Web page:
Hedgecock’s attorney, Charles M. Sevilla, welcomed the ruling and expressed confidence the conspiracy conviction would be overturned in further proceedings. “We have a strong case for showing taint (in the verdict) and I think it is going to get even stronger,” he said.
Hedgecock, commenting on his radio show, denied his victory was won on a technicality. “Directing a jury verdict is not a technicality--it’s a kangaroo court,” he said. “Tampering with the jury, pressuring the jury with booze and stories . . . is not a technicality.”
The allegations of misconduct arose shortly after Hedgecock’s conviction. Some jurors said in affidavits that the bailiff, Allen Burroughs, had told them that sequestering jurors in a hotel was costly and that there should be a quick verdict; had recounted a story of a previous case in a misleading attempt to explain a point of law; and had provided jurors with liquor when they were not deliberating. One juror was described by others on the panel as being so hung over on the final day of deliberations that she reclined on a couch with a pillow over her head and repeatedly went to the bathroom to vomit.
In their affidavits, Burroughs denied trying to influence deliberations and the juror denied being hung over, saying that while she had been ill, her mental processes had not been affected.
In Thursday’s decision, the high court urged trial courts to make sure that bailiffs make no statements to jurors that can be construed as an attempt to influence deliberations.
“Any comment by a bailiff that is likely to influence the deliberative processes of the jury constitutes serious misconduct,” Kennard wrote.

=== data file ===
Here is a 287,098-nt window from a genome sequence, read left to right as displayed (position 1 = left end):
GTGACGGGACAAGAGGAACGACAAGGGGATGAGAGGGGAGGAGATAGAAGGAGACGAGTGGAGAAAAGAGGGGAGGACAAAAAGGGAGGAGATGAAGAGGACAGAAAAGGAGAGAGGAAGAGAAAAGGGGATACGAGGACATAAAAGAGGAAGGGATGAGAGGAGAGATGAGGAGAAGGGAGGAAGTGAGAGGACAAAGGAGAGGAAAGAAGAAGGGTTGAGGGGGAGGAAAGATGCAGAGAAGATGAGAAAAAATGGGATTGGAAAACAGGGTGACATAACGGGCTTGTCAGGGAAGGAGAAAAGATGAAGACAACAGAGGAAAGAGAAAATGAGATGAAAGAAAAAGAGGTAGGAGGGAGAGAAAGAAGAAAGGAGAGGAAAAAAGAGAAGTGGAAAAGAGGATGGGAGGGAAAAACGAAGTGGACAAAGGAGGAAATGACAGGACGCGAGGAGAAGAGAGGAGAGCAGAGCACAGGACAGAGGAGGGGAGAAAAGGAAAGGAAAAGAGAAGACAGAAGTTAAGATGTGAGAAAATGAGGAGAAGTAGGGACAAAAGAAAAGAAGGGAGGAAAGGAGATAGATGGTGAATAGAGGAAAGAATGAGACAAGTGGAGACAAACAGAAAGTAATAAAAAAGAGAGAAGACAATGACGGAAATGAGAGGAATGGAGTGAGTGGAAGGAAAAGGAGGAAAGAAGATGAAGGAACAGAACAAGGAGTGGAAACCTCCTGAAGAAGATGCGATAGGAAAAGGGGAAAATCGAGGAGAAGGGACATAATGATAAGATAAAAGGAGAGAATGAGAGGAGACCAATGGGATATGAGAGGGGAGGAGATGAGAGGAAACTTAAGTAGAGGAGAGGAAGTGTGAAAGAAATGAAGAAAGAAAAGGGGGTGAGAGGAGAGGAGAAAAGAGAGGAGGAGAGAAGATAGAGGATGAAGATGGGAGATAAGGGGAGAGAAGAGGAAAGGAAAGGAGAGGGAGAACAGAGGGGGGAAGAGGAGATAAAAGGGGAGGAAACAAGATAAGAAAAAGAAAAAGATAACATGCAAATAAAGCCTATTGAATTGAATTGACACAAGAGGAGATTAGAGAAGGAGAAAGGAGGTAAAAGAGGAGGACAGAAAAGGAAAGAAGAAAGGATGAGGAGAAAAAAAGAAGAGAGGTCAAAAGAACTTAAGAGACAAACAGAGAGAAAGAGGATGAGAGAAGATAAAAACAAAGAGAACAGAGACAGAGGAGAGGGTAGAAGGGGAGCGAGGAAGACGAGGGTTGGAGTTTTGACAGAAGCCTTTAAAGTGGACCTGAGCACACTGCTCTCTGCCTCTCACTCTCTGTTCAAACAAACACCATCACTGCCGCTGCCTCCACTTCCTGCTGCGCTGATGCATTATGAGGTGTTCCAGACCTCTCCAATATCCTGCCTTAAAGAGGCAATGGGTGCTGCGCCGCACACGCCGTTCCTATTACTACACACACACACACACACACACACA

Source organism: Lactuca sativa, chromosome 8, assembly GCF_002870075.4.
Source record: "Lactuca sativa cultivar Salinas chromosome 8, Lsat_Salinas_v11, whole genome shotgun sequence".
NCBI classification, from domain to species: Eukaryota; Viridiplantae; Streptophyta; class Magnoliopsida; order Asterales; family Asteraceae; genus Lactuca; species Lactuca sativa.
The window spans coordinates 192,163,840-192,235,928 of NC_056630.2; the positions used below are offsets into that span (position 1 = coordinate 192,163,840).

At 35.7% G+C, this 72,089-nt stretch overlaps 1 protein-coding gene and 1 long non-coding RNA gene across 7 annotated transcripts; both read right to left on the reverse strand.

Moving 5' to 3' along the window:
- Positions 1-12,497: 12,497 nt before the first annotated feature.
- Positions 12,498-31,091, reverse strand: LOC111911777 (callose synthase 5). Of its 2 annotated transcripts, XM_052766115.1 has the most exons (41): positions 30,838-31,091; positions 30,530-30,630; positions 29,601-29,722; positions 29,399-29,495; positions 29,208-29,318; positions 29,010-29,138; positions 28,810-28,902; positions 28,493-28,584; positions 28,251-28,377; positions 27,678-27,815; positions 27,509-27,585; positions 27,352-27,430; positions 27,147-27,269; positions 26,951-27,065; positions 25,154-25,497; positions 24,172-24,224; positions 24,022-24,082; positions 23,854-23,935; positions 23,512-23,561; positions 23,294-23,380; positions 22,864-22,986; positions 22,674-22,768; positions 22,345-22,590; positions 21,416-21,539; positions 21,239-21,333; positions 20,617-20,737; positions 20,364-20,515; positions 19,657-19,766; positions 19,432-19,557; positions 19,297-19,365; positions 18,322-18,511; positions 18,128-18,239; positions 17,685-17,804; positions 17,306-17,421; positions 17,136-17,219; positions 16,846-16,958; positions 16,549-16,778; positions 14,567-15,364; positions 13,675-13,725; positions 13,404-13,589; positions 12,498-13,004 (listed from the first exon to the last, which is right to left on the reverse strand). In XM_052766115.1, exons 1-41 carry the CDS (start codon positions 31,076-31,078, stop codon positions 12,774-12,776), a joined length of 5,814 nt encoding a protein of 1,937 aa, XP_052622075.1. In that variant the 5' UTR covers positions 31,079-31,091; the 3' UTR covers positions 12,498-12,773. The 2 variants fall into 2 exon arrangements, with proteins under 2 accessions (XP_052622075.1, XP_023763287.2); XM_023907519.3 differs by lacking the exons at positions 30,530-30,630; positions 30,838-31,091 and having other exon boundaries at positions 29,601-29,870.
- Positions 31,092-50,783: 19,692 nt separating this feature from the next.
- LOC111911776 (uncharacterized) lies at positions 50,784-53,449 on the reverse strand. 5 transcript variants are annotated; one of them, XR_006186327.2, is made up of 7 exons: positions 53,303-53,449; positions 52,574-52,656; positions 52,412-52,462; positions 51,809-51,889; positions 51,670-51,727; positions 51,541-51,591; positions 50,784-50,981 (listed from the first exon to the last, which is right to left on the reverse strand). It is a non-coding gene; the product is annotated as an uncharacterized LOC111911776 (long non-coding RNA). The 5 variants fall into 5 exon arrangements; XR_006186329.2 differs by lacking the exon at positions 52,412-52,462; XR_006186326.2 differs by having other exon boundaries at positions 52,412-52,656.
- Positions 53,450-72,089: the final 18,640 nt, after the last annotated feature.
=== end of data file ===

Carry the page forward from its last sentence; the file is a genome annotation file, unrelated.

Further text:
The court said further that the allegations of alcohol use by jurors were “equally serious” matters. While a juror need not abstain when not deliberating, the use of alcohol that later “renders the juror unable to competently perform” duties constitutes misconduct, Kennard said.
The justices were divided over whether it was up to the jury--or the judge--to determine the significance of statements or omissions on campaign disclosure forms.
Kennard’s majority opinion rejected state prosecutors’ contentions that under the Political Reform Act, any failure to disclose or a misstatement about a contribution was inherently significant in a case of alleged perjury.
Such an omission or misstatement was significant only if it were important in evaluating a candidate’s suitability for office--and that question should be resolved by jurors, Kennard wrote. When judges erroneously make that determination themselves, the error renders the trial “fundamentally unfair” and a verdict of guilt must be reversed, she said.
Justice David N. Eagleson, joined by Chief Justice Malcolm M. Lucas, dissented on that point, saying the issue was one of law to be decided by the judge. Even if the question were one for the jury, the error did not raise doubts about the perjury verdict and thus reversal was not warranted, Eagleson said.
Times staff writer Barry M. Horstman in San Diego contributed to this report.